Hello everyone, and welcome back!
I read another short book! And you might think that I’m about to just complain about it, because I haven’t loved all the short books I’ve read lately because they just feel like they’re missing stuff.
…and okay, it did feel at times like this book could’ve gone deeper (Inception noises) if it took a little more time with some characters’ storylines, but I actually liked it quite a bit?
But let’s just get into it!
The Smell of Other People’s Houses by Bonnie-Sue Hitchcock
So this is a young adult…drama? It takes place in Alaska in the 1970s.
I’m not sure I’d call it historical, because it’s not really that much about history, and I wouldn’t call it a romance, because it has minor romantic aspects. It’s about four perspective characters who are each at a crossroads in their young lives, and their stories are all connected somehow. I’d say in terms of themes, it’s a lot about family, but not just blood-related family—it’s very much about found families, too.
The reason why this was short but it still worked pretty well for me is that each perspective character (Ruth, Dora, Alyce, and Hank) has one central conflict to deal with and they each work things out in their own ways. The reason why I would’ve still preferred a bit more time with the book is that in some instances, I feel like what brought them to those conflicts would’ve been interesting to establish more thoroughly.
For example, Alyce is torn between spending the summer on the fishing boat with her father and making it to a dance audition, but we really don’t know much about her relationship with her father, why she can’t talk to him about this, and what going away for dance school means to her. Without getting a strong sense of that conflict, her decisions aren’t as meaningful. And her storyline definitely comes off as the weakest, because the stakes for other characters are much more explicit: Hank, for example, is running away from home with his brothers with nothing but the extra jackets on their backs.
This isn’t to say that there aren’t beautiful moments in Alyce’s story and that I don’t enjoy it, but I could have been a lot more emotionally invested in how it turns out for her with a little more backstory.
I also wish there were more time in this story for the non-perspective characters, who were often interesting and felt like they should be important to me, but there were so many in such a short story that I came to appreciate the dramatis personae-type section at the beginning of the book.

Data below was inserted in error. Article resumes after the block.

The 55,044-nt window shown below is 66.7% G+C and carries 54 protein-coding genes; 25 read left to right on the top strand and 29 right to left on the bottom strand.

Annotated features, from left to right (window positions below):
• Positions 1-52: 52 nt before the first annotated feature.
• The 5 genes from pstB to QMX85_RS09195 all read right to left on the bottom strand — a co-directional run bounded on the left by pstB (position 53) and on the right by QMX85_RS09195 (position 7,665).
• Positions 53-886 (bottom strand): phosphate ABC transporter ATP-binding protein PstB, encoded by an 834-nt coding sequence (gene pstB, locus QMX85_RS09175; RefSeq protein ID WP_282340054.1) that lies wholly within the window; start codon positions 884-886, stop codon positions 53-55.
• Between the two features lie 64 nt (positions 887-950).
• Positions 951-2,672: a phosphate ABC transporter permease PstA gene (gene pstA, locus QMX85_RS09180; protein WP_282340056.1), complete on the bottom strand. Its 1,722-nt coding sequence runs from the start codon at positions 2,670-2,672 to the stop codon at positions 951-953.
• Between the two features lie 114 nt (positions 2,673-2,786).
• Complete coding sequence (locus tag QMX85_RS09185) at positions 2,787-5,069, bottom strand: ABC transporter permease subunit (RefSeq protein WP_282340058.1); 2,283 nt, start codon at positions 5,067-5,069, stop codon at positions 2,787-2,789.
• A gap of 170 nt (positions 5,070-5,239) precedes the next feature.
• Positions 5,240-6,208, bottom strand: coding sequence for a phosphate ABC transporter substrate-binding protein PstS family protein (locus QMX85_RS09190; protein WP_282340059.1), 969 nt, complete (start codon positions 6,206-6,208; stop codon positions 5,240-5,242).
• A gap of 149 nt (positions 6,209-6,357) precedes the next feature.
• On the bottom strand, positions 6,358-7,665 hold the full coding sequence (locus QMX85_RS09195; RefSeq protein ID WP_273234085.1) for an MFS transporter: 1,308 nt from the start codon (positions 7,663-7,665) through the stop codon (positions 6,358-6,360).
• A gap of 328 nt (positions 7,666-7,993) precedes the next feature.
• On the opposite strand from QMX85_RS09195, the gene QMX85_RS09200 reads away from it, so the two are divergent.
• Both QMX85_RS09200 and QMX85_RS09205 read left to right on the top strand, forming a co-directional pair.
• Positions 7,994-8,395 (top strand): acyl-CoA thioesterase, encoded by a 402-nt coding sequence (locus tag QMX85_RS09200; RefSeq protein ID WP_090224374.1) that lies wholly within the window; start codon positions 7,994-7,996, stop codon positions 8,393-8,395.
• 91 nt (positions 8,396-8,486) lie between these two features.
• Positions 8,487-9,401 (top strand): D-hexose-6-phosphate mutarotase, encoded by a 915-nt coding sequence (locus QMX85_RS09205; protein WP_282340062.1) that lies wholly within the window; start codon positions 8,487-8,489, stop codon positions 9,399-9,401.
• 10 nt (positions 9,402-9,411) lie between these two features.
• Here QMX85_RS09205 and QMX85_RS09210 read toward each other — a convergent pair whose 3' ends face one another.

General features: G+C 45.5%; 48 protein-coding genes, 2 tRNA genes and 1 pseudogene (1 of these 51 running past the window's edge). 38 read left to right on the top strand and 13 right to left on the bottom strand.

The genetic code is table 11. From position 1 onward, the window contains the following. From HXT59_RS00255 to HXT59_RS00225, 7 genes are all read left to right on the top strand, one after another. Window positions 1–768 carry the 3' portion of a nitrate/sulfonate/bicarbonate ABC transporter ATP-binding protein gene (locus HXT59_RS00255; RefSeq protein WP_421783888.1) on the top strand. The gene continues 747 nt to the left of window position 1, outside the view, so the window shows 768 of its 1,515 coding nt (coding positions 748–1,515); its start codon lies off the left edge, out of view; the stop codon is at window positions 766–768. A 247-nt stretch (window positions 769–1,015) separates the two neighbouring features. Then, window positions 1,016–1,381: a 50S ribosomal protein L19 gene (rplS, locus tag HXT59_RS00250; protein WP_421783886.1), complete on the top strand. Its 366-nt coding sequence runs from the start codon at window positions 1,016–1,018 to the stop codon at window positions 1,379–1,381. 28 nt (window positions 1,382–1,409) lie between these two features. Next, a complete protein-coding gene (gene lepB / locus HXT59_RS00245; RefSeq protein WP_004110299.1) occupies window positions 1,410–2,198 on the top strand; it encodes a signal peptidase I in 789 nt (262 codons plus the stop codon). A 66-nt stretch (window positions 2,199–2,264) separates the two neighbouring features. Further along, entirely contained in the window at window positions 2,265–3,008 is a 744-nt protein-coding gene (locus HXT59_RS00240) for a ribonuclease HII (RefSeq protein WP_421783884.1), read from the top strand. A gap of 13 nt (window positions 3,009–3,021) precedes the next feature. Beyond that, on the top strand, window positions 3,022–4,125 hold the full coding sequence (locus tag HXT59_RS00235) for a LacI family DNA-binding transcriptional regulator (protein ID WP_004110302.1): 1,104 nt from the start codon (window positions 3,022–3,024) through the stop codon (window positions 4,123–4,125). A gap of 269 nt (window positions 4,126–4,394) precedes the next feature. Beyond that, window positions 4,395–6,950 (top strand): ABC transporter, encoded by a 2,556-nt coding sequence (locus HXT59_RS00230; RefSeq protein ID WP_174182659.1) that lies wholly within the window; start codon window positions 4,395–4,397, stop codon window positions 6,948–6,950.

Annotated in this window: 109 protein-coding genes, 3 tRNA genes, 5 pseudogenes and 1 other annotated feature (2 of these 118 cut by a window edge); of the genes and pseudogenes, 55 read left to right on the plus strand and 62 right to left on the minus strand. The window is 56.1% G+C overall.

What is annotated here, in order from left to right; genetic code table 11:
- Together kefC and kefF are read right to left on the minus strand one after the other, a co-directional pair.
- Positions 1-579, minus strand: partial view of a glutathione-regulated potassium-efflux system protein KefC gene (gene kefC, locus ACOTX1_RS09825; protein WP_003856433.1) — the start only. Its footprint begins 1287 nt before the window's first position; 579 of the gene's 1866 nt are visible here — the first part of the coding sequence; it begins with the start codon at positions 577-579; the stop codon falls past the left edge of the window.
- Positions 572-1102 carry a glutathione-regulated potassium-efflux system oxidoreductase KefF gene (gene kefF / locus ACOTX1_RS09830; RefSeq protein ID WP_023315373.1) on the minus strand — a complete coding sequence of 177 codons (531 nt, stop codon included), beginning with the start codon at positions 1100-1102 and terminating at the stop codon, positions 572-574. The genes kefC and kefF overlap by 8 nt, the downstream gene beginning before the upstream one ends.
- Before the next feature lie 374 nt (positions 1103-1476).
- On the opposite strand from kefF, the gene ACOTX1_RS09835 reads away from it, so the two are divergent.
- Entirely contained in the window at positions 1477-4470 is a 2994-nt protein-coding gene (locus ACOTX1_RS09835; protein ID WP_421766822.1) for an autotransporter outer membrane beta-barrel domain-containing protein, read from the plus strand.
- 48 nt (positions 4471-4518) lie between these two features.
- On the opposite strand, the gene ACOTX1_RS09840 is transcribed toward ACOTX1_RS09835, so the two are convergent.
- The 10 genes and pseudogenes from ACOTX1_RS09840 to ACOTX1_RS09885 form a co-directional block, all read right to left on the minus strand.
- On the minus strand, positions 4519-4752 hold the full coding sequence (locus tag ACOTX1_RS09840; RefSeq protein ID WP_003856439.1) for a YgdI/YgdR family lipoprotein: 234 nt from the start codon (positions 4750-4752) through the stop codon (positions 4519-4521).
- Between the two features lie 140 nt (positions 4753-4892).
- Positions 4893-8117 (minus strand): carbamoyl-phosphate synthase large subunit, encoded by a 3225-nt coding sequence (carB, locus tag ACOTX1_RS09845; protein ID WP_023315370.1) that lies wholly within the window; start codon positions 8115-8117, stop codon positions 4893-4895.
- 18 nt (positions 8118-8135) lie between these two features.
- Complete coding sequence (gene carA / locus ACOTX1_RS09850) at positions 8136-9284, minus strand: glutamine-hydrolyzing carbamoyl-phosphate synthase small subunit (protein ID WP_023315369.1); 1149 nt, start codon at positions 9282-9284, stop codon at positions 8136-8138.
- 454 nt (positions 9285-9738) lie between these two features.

I was a sucker for this because of the use of setting, though. The focus on smells and food and clothing made this world feel so real and inhabited. The movement through seasons in the book helps to establish that effect, too.
This book is really strong in terms of its setting and the images and symbols in it, as well as how much they made me sympathize with the characters. The simple moments of wearing a ribbon or cleaning a fish or eating a kind of homemade ice cream made me connect with what they were feeling and the connections they felt to places (other people’s houses, often) and one another. It’s a folksy saying that smell connects us the most to memory, so maybe that has something to do with how strongly that type of imagery works in this story.
The characters have a lot of small but meaningful moments together, but they’re refreshingly not about hyper-clever dialogue as in some YAs. (I like those books a lot of the time, but I feel like they’ve become A Type.) They’re a lot more about quiet understanding and struggling to find the right words and to be emotionally vulnerable, and I think that works for the characters.
Honestly, I’m a sucker for found family stuff, uncommon imagery (smells are so underrated!), setting that’s actually meaningful in the story, rare settings, and I appreciate the representations of Native peoples in this story. (It calls out stereotypes about them without being super preachy about it, but also just has varying representations and a lot of positive ones. I’m speaking as a white person, though, so grain of salt.)
Anyway, that’s my way of saying I’m probably a bit biased about this book because it checks my boxes, and it’s really refreshing to read something realistic that’s reasonably low on romance. Basically, if you like real-world setting books with only tidbits of romance and lots of family and friendship stuff and pretty writing, you will really like this, too. (If you also read a lot of YA, this is a pretty different offering that could be a breath of fresh air in your world.)
If 1970s Alaska and family drama doesn’t sound interesting to you and you’re not into symbolism, give this a hard pass.
But for me? Firm yes.